‘Poetic Narrative in William Morris’ and Edward Burne-Jones’ Pygmalion project’

Yeates, Amelia (2018) ‘Poetic Narrative in William Morris’ and Edward Burne-Jones’ Pygmalion project’. In: Poetry in Painting: The Lyrical Voice of Pre-Raphaelite Paintings. edited by Sophie Andres and Brian Donnelly. Peter Lang, pp. 107-120.

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During the 1860s William Morris and Edward Burne-Jones worked closely together on the collaborative project of The Earthly Paradise. A lengthy poem written by Morris in the vein of Chaucer’s Canterbury Tales, The Earthly Paradise was published in three volumes between 1868 and 1870 and was intended to be illustrated throughout with designs by Burne-Jones. Ultimately, the illustrated volumes proved overly ambitious and the poem was published with only a frontispiece by Burne-Jones. However, by this time the artist had undertaken many illustrations for the individual poems that make up the collective narrative, including several for ‘Pygmalion and the Image’, the classical story of the Cypriot sculptor who falls in love with his own creation, which is re-told in Morris’ Earthly Paradise. These designs would form the basis for finished paintings; in the case of Pygmalion and the Image Burne-Jones produced a set of four paintings in 1868-70 and another set in 1875-78, based directly on his illustrations to Morris’ Pygmalion poem. While these paintings are often referred to in accounts of Burne-Jones’ work, they have rarely received any sustained attention. When the works are discussed they are usually given a biographical interpretation, seen as an expression of Burne-Jones’ feelings for the artist Maria Zambaco, with whom he was having an affair when the design for the paintings was worked out. Going beyond such biographical interpretations, this essay seeks instead to closely relate the Pygmalion and the Image paintings to the Morris poem which inspired them, and argue for a textual-visual relationship which has yet to receive the attention it deserves. The essay will explore the relationship between the paintings and the poem, considering aspects such as treatment of the Pygmalion narrative (especially around the climactic transformation scene), compositional and illustrative devices, as well as the degree to which both artists engaged with the Ovidian version of the Pygmalion story, a textual archetype which is again usually neglected in discussions of both Morris’ and Burne-Jones’ treatments of Pygmalion. The essay will therefore consider Morris’ and Burne-Jones’ engagement with the Pygmalion myth as a collaborative project – resulting in one lengthy poem, over forty-five drawings and two sets of paintings – rather than isolating the paintings as expressions of personal romantic desires. Such an approach is especially important given that Burne-Jones and Morris were not alone in treating the Pygmalion myth – William Bell Scott, George Frederic Watts, John William Waterhouse, John Tenniel, Robert Buchanan, Thomas Woolner and Andrew Lang also produced poetic or visual versions of the Pygmalion story. Considering Morris’ and Burne-Jones’ treatments of Pygmalion in relation to these contemporary representations of the myth can help to suggest the cultural appeal of the Pygmalion story, beyond any personal resonance it may have held for the artist or writer. The essay seeks therefore to recover the contemporary inter-textual/visual relationship of Morris’ and Burne-Jones’ original collaborative project, as well as its engagement with textual traditions of Pygmalion, and with other contemporary visual and literary representations of Pygmalion.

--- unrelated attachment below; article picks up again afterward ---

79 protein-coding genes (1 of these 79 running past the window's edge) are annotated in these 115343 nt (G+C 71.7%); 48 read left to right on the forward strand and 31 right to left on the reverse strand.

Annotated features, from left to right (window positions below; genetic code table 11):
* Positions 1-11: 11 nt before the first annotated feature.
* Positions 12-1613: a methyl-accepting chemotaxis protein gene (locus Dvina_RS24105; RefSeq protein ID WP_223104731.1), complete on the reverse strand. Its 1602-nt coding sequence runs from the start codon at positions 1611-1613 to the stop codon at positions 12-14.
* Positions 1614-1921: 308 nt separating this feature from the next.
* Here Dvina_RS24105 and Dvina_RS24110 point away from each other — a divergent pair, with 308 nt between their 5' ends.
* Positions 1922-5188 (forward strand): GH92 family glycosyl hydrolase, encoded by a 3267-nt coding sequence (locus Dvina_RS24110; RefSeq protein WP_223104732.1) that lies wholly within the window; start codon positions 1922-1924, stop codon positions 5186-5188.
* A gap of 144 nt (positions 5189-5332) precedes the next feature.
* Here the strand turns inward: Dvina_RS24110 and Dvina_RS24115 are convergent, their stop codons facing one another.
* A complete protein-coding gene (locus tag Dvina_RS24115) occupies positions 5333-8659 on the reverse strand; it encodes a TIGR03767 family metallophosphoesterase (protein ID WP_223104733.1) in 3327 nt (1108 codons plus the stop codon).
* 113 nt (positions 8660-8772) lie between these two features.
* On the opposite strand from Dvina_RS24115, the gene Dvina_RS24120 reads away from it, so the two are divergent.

Item Type: Book Section
Faculty / Department: Faculty of Arts & Humanities > Fine and Applied Art (up to 30th April 2018)
Depositing User: Amelia Yeates
Date Deposited: 02 Jan 2018 16:08
Last Modified: 12 Feb 2018 10:03
URI: https://hira.hope.ac.uk/id/eprint/2329

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